6. "The days of the great cases are past. Man, or at least criminal man, has lost all enterprise and originality." –The Adventure of the Copper Beeches, 1892
Without a complicated crime to hold his interest, Sherlock gets bummed out. He says this particular quote while in one of his notorious bad moods, this time about the surge in trivial cases coming to his practice. (And about how Watson is portraying him in his memoirs, but that's another story.) All he wants is an interesting, important case to come his way so he can flex his genius muscles. The irony that wishing for this kind of case means wishing for horrible things to happen escapes him, but it doesn't escape us.
7. "But I could not rest, Watson, I could not sit quiet in my chair, if I thought that such a man as Professor Moriarty were walking the streets of London unchallenged." –The Final Problem, 1893
Luckily for Sherlock, there is a fascinating criminal out there who's causing interesting, important, and horrible trouble at every turn. Sherlock regards his nemesis, Moriarty, as his true equal, and he has respect for Moriarty's masterful villainy. Notice in this quote from The Final Problem that Sherlock isn't concerned the crimes themselves are being committed—he's shedding no tears for the victims. (Later in the story, he even tells Watson, "My horror at his crimes was lost in my admiration at [Moriarty's] skill.") Instead, he's concerned the crimes are being committed too easily. Sherlock sees it as his duty to rise to Moriarty's challenges, and he does so eagerly. When in The Final Problem Sherlock has the chance to take Moriarty down, at a seemingly huge cost, he does so with hardly any hesitation.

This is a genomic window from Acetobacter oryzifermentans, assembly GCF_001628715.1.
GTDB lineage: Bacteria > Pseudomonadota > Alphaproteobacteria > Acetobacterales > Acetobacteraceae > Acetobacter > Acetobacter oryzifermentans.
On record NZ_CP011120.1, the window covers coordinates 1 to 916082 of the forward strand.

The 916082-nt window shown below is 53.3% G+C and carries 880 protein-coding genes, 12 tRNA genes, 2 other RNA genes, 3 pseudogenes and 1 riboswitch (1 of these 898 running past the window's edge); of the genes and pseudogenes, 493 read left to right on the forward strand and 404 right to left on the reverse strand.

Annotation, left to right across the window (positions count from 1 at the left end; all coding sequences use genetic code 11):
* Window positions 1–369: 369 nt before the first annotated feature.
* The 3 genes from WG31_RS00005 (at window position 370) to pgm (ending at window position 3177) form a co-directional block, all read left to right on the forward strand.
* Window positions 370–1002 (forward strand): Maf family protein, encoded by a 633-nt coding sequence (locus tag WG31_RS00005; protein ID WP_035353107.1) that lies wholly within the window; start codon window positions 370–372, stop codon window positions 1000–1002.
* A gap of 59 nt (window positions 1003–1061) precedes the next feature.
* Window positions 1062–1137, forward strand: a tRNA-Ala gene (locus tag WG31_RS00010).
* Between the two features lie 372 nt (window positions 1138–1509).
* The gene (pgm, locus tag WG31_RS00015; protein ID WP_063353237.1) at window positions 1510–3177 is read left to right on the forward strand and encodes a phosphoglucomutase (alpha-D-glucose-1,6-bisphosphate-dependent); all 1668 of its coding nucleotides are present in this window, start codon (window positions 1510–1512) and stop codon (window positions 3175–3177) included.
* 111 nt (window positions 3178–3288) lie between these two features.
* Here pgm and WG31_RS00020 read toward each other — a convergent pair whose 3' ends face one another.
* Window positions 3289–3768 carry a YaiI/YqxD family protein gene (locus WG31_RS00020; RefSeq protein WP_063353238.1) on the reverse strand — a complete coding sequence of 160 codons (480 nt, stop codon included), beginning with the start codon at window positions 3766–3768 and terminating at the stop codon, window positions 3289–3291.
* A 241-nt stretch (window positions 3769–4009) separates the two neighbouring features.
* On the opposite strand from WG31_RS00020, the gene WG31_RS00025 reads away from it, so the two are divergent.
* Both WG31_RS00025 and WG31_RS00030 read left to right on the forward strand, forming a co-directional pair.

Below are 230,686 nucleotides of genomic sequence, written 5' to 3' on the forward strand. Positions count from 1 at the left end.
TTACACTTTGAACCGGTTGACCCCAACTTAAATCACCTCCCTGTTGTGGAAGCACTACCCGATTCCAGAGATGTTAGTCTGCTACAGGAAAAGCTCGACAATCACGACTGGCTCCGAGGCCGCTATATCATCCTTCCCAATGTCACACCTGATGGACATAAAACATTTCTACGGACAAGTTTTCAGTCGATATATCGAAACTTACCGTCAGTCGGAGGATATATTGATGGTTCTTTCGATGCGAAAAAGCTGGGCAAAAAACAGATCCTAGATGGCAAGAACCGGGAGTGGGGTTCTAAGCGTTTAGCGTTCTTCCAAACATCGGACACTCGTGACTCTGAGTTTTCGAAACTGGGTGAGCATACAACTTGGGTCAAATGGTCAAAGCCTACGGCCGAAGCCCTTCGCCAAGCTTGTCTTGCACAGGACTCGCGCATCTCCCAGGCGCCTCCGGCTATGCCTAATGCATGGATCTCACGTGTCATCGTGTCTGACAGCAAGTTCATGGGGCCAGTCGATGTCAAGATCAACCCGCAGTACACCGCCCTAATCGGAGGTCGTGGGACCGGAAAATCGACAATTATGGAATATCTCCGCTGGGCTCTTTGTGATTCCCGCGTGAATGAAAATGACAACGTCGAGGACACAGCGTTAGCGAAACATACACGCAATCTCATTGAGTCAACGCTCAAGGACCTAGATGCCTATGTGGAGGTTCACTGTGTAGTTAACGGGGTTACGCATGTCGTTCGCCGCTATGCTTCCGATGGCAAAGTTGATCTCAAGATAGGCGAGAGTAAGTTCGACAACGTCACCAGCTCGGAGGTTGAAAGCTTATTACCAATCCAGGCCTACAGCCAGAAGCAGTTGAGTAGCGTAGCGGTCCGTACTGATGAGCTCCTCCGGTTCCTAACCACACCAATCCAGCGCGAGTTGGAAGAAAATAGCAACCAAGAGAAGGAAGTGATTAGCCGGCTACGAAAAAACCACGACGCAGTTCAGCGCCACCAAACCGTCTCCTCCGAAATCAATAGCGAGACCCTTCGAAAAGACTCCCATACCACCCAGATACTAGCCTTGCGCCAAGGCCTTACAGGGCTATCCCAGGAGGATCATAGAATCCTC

8. "I think there are certain crimes which the law cannot touch, and which therefore, to some extent, justify private revenge." –The Adventure of Charles Augustus Milverton, 1904
Sherlock also shows little hesitation when breaking the law, particularly in times when he feels the ends will justify the means. In her foreword for The Sherlock Holmes Book, Leslie S. Kingler writes that Sherlock is "unswerving in his pursuit of justice, without regard for the conventions of law or society." Basically, the only person he trusts to decide what's right is himself. It's a dangerous thought: He's so high on himself and sure of his actions, the law is an annoying little fly he can swat away if need be. It's no wonder he and Inspector Lestrade of Scotland Yard aren't best buddies.
9. "It is, I admit, mere imagination, but how often is imagination the mother of truth?" –The Valley of Fear, 1915
Inspector Lestrade's lack of imagination is one of the reasons Sherlock continually swats him away. He's by-the-book; Sherlock's all logic and gut. You wouldn't necessarily expect genius-extraordinaire Sherlock Holmes to value imagination, but what's imagination other than letting your mind run free? And with a mind as calculating and masterful as Sherlock's, letting it go where it wants to go all but guarantees he'll land on the truth.
10. "When you have eliminated all which is impossible, then whatever remains, however improbable, must be the truth." –The Adventure of the Blanched Soldier, 1926
...and landing on the truth is the name of the game. After all, there's nothing Sherlock values more than the truth. Except maybe himself.